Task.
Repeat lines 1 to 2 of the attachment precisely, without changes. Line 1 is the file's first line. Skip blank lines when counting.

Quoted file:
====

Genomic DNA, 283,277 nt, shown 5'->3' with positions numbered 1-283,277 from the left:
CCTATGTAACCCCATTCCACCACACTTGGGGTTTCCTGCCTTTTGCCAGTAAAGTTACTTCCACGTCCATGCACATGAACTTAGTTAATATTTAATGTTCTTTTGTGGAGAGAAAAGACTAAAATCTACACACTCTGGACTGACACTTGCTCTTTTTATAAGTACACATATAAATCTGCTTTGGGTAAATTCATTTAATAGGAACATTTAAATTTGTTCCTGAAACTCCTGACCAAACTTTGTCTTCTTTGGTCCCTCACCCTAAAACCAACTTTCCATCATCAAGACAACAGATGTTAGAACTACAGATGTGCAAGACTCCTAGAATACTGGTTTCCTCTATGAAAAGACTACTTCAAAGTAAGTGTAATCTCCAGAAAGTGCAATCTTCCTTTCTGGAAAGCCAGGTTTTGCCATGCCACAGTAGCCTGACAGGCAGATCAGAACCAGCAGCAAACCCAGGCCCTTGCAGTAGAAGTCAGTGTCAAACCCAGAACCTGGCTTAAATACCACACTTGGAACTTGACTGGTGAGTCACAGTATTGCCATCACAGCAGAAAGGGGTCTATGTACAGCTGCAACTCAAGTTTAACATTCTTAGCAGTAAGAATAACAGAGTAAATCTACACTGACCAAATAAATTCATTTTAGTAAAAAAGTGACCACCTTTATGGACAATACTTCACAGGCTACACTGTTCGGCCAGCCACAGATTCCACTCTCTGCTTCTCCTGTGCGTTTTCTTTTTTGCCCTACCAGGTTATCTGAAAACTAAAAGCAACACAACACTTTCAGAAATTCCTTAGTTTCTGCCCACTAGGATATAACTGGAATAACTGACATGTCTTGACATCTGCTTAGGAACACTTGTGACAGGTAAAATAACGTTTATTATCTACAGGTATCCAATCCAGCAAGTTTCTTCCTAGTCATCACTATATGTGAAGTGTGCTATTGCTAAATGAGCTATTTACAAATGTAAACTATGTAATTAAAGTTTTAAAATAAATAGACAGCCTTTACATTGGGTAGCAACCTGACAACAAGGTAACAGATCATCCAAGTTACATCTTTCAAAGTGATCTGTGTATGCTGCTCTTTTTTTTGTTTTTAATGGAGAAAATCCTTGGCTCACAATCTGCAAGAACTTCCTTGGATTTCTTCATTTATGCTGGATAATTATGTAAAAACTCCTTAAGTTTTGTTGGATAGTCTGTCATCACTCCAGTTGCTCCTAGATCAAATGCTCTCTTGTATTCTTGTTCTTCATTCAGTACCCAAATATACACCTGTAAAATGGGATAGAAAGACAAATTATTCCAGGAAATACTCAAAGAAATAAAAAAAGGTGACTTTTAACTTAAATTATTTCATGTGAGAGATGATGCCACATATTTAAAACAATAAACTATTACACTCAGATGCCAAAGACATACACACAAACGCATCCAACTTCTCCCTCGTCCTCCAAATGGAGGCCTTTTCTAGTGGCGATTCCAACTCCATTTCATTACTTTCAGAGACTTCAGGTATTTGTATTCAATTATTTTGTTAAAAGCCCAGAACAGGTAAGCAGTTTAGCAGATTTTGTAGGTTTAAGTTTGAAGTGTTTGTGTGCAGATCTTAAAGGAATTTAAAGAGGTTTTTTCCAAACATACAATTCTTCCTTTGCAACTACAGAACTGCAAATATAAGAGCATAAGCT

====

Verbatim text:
Genomic DNA, 283,277 nt, shown 5'->3' with positions numbered 1-283,277 from the left:
CCTATGTAACCCCATTCCACCACACTTGGGGTTTCCTGCCTTTTGCCAGTAAAGTTACTTCCACGTCCATGCACATGAACTTAGTTAATATTTAATGTTCTTTTGTGGAGAGAAAAGACTAAAATCTACACACTCTGGACTGACACTTGCTCTTTTTATAAGTACACATATAAATCTGCTTTGGGTAAATTCATTTAATAGGAACATTTAAATTTGTTCCTGAAACTCCTGACCAAACTTTGTCTTCTTTGGTCCCTCACCCTAAAACCAACTTTCCATCATCAAGACAACAGATGTTAGAACTACAGATGTGCAAGACTCCTAGAATACTGGTTTCCTCTATGAAAAGACTACTTCAAAGTAAGTGTAATCTCCAGAAAGTGCAATCTTCCTTTCTGGAAAGCCAGGTTTTGCCATGCCACAGTAGCCTGACAGGCAGATCAGAACCAGCAGCAAACCCAGGCCCTTGCAGTAGAAGTCAGTGTCAAACCCAGAACCTGGCTTAAATACCACACTTGGAACTTGACTGGTGAGTCACAGTATTGCCATCACAGCAGAAAGGGGTCTATGTACAGCTGCAACTCAAGTTTAACATTCTTAGCAGTAAGAATAACAGAGTAAATCTACACTGACCAAATAAATTCATTTTAGTAAAAAAGTGACCACCTTTATGGACAATACTTCACAGGCTACACTGTTCGGCCAGCCACAGATTCCACTCTCTGCTTCTCCTGTGCGTTTTCTTTTTTGCCCTACCAGGTTATCTGAAAACTAAAAGCAACACAACACTTTCAGAAATTCCTTAGTTTCTGCCCACTAGGATATAACTGGAATAACTGACATGTCTTGACATCTGCTTAGGAACACTTGTGACAGGTAAAATAACGTTTATTATCTACAGGTATCCAATCCAGCAAGTTTCTTCCTAGTCATCACTATATGTGAAGTGTGCTATTGCTAAATGAGCTATTTACAAATGTAAACTATGTAATTAAAGTTTTAAAATAAATAGACAGCCTTTACATTGGGTAGCAACCTGACAACAAGGTAACAGATCATCCAAGTTACATCTTTCAAAGTGATCTGTGTATGCTGCTCTTTTTTTTGTTTTTAATGGAGAAAATCCTTGGCTCACAATCTGCAAGAACTTCCTTGGATTTCTTCATTTATGCTGGATAATTATGTAAAAACTCCTTAAGTTTTGTTGGATAGTCTGTCATCACTCCAGTTGCTCCTAGATCAAATGCTCTCTTGTATTCTTGTTCTTCATTCAGTACCCAAATATACACCTGTAAAATGGGATAGAAAGACAAATTATTCCAGGAAATACTCAAAGAAATAAAAAAAGGTGACTTTTAACTTAAATTATTTCATGTGAGAGATGATGCCACATATTTAAAACAATAAACTATTACACTCAGATGCCAAAGACATACACACAAACGCATCCAACTTCTCCCTCGTCCTCCAAATGGAGGCCTTTTCTAGTGGCGATTCCAACTCCATTTCATTACTTTCAGAGACTTCAGGTATTTGTATTCAATTATTTTGTTAAAAGCCCAGAACAGGTAAGCAGTTTAGCAGATTTTGTAGGTTTAAGTTTGAAGTGTTTGTGTGCAGATCTTAAAGGAATTTAAAGAGGTTTTTTCCAAACATACAATTCTTCCTTTGCAACTACAGAACTGCAAATATAAGAGCATAAGCT